A total of 812 specimens from 762 patients were analysed for EWSR1 rearrangement by either FISH, RT–PCR or both modalities. After duplicate cases (repeat testing done on the same specimen) were excluded, 772 specimens were included in our analysis (Tables 1, ,2,2, ,3).3). Routine FISH was performed on 753 (97.5%) samples, of which 210 (27.9%) were positive for an EWSR1 rearrangement and 524 (69.6%) were negative. The FISH study failed in 19 (2.5%) cases. RT–PCR was less commonly used (445 cases, 57.6%). A fusion transcript containing an EWSR1 rearrangement was documented in 111 (24.9%) samples. Testing failed in 80 (18.0%) cases. Of the 210 FISH-positive cases, RT–PCR was performed in 174, and a fusion transcript was identified in 99/174 (56.9%) cases. Subsequent to a positive FISH result, the initial diagnosis based on morphology and immunohistochemistry was changed in 40 (19.0%) cases (Supplementary Table B). Most of these 40 represented diagnostically complex cases of neoplasms in which there was significant morphologic and immunophenotypic overlap with other tumours of other lineages or other sarcomas. Among these, 14 were initially thought to represent small cell carcinoma and were subsequently changed to a diagnosis of Ewing sarcoma or DSRCT. Other confounding diagnoses included differentiating melanoma from clear cell sarcoma and poorly differentiated synovial sarcoma (which has predominantly round cell morphology) from Ewing sarcoma. In five FISH-negative cases, a fusion transcript was identified and also led to a change in the initial diagnosis. EWSR1 rearrangement testing (FISH and/or RT–PCR) was performed in 125 undifferentiated neoplasms, of which 62 were composed of spindle cells, 26 of round cells, 7 of pleomorphic cells, with the remainder having mixed morphology. A FISH-positive result was documented in six (4.8%) cases (three spindle, one round and two of mixed morphology). The most common diagnoses for neoplasms that were doubly FISH and RT–PCR negative for EWSR1-rearrangements are shown in Supplementary Table C.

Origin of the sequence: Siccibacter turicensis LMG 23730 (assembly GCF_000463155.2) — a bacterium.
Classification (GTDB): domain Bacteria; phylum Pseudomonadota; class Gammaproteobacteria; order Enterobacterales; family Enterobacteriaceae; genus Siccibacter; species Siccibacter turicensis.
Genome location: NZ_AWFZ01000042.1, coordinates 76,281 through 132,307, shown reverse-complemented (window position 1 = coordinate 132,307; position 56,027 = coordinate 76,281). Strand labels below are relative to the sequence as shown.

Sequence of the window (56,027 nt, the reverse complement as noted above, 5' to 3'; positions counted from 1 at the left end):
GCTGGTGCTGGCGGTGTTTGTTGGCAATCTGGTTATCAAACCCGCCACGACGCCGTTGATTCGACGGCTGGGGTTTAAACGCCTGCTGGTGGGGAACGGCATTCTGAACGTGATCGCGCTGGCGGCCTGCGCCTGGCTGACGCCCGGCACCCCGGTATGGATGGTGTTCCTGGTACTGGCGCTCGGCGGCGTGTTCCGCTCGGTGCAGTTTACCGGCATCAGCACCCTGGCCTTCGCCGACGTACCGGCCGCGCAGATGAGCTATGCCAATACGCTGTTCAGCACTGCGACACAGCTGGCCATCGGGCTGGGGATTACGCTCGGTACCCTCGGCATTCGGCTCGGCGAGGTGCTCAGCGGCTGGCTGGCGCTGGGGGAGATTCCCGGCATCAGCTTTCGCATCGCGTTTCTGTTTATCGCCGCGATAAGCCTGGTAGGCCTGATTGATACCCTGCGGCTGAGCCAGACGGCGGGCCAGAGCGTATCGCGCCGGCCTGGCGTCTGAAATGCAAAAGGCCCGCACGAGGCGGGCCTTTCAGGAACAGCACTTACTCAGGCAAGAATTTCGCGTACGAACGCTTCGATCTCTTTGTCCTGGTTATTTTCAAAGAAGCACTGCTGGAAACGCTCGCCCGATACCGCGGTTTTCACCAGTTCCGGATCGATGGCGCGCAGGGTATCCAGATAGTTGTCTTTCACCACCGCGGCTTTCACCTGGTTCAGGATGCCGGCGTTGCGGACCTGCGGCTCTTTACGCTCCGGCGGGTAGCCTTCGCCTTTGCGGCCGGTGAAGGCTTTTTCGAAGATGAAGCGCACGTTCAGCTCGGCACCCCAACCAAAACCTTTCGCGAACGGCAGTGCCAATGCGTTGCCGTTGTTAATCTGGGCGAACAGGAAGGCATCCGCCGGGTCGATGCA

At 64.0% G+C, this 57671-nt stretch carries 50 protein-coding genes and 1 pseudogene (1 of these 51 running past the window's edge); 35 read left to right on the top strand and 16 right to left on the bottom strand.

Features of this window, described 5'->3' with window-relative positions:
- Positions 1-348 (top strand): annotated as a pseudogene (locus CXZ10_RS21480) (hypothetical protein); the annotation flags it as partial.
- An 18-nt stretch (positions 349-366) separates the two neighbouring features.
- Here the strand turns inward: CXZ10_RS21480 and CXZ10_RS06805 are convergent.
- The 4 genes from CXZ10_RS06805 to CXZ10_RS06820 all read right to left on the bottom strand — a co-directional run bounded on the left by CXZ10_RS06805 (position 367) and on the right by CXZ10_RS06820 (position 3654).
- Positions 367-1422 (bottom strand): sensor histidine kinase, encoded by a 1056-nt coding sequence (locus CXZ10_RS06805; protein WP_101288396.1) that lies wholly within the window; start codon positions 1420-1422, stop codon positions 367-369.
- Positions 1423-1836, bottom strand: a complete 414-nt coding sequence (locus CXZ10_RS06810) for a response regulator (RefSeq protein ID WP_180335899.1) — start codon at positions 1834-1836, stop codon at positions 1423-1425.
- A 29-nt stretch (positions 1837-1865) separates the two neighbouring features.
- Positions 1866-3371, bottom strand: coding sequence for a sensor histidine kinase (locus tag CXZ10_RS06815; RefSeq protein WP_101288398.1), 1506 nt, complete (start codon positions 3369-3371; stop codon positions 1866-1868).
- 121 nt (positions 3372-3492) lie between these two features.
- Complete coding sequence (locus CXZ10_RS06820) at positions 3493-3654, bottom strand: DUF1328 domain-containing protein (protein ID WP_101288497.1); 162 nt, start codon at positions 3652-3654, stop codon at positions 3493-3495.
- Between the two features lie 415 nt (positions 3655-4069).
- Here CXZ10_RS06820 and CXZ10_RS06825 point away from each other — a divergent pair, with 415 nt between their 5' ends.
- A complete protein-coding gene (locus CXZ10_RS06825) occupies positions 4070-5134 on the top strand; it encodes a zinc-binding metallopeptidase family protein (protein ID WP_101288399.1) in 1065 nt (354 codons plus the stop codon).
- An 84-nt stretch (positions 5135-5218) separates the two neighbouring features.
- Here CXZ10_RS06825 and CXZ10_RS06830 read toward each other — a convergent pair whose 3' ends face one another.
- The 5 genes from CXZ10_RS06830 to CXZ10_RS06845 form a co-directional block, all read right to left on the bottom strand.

Results from FISH and RT–PCR studies routinely used for EWSR1-rearranged neoplasms are summarised in Tables 1, ,2,2, ,3.3. The great majority of cases suspected to represent an EWSR1-rearranged neoplasm underwent FISH analysis. Suspected cases of Ewing sarcoma, DRSCT, CCS, CCSLGT, PPMS, AFH and EMC were more likely to undergo RT–PCR testing compared to suspected cases of myoepithelial neoplasms and LGFMS. Positive concordance rates between FISH and RT–PCR studies varied between 34.1% and 80.0%. On the basis of morphology and immunohistochemistry, 109 cases were diagnosed as probable or possible Ewing sarcoma. In total, 89 (81.7%) cases had a positive FISH test (EWSR1 rearrangement) (Figure 1A) and 50 (58.1%) had identifiable EWSR1-FLI1 or EWSR1-ERG fusion transcripts (92.0% and 8.0%, respectively). EWSR1 fusion transcripts by RT–PCR were not found in 15 (13.8%) FISH-positive cases, with these likely representing rare variant fusions. Furthermore, 18 cases (16.5%) were FISH-negative; 4 (3.7%) had an identifiable fusion transcript and 4 (3.7%) did not; RT–PCR failed or was not performed (due to lack of sufficient material) in the remaining cases. The four cases which were morphologically and immunohistochemically thought to represent Ewing sarcoma but which were FISH and RT–PCR negative are shown in Table 4. All cases comprised hypercellular neoplasms, generally with prominent mitoses and necrosis, and 3/4 were composed of uniform or monotonous small, rounded cells with scanty cytoplasm, with one showing nuclei with moderate or sometimes marked atypia. All showed at least focal expression of CD99 and often of neural/ neuroectodermal markers and were negative for other markers including cytokeratins, desmin, CD34 and haematolymphoid markers. The final interpretations were of small round cell tumour, possibly Ewing sarcoma with variant partner gene, or in the case with cellular atypia, of possible atypical Ewing sarcoma. Clinically, these were all highly aggressive tumours; three of the four patients with follow up died of progressive or metastatic disease within 18 months of diagnosis. The fourth patient had chemotherapy and a below-knee amputation but was subsequently lost to follow up (Table 4). Among the 22 suspected cases of DRSCT, the FISH positivity rate was high (86.3%). RT–PCR reliably identified the EWSR1-WT1 transcript in 2 of 3 FISH-negative cases. High FISH positivity rates were also documented in CCS (87.9%) and CCSLGT (80.0%). A fusion transcript involving EWSR1-ATF1 or EWSR1-CREB1 was identified in all cases of CCSLGT diagnosed pathologically. An EWSR1 rearrangement was less prevalent in EMC, AFH, PPMS, myoepithelial neoplasms, LGFMS and SEF. As would be typical, no fusion transcript involving EWSR1-ATF1 or EWSR1-CREB1 was found in EWSR1 FISH-positive myoepithelial neoplasms. Among the EWSR1-negative samples, 29 samples were positive for a FUS rearrangement either by FISH or RT–PCR: 18 cases were diagnosed as myxoid liposarcoma, 9 cases as LGFMS and 2 cases as SEF.